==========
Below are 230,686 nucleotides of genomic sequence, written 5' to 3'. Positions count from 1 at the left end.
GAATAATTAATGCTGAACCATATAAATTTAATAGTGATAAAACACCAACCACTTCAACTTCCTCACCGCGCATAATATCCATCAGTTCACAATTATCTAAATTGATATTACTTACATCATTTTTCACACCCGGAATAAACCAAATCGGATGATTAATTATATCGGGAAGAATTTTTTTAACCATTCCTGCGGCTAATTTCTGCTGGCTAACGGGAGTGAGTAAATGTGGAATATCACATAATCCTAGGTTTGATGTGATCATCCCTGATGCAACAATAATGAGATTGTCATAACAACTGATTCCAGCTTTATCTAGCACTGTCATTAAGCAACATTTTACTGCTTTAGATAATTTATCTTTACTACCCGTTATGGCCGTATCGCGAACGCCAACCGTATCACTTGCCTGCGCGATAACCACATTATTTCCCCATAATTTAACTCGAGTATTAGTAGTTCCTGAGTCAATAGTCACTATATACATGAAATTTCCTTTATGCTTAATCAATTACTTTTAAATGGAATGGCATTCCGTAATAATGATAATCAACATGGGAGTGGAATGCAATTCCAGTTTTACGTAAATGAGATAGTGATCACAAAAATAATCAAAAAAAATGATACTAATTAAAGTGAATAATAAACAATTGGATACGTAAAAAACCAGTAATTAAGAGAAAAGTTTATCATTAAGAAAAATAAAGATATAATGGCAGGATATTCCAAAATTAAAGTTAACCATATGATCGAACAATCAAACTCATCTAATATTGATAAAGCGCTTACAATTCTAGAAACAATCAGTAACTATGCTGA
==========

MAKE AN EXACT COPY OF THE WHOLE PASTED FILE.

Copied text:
Below are 230,686 nucleotides of genomic sequence, written 5' to 3'. Positions count from 1 at the left end.
GAATAATTAATGCTGAACCATATAAATTTAATAGTGATAAAACACCAACCACTTCAACTTCCTCACCGCGCATAATATCCATCAGTTCACAATTATCTAAATTGATATTACTTACATCATTTTTCACACCCGGAATAAACCAAATCGGATGATTAATTATATCGGGAAGAATTTTTTTAACCATTCCTGCGGCTAATTTCTGCTGGCTAACGGGAGTGAGTAAATGTGGAATATCACATAATCCTAGGTTTGATGTGATCATCCCTGATGCAACAATAATGAGATTGTCATAACAACTGATTCCAGCTTTATCTAGCACTGTCATTAAGCAACATTTTACTGCTTTAGATAATTTATCTTTACTACCCGTTATGGCCGTATCGCGAACGCCAACCGTATCACTTGCCTGCGCGATAACCACATTATTTCCCCATAATTTAACTCGAGTATTAGTAGTTCCTGAGTCAATAGTCACTATATACATGAAATTTCCTTTATGCTTAATCAATTACTTTTAAATGGAATGGCATTCCGTAATAATGATAATCAACATGGGAGTGGAATGCAATTCCAGTTTTACGTAAATGAGATAGTGATCACAAAAATAATCAAAAAAAATGATACTAATTAAAGTGAATAATAAACAATTGGATACGTAAAAAACCAGTAATTAAGAGAAAAGTTTATCATTAAGAAAAATAAAGATATAATGGCAGGATATTCCAAAATTAAAGTTAACCATATGATCGAACAATCAAACTCATCTAATATTGATAAAGCGCTTACAATTCTAGAAACAATCAGTAACTATGCTGA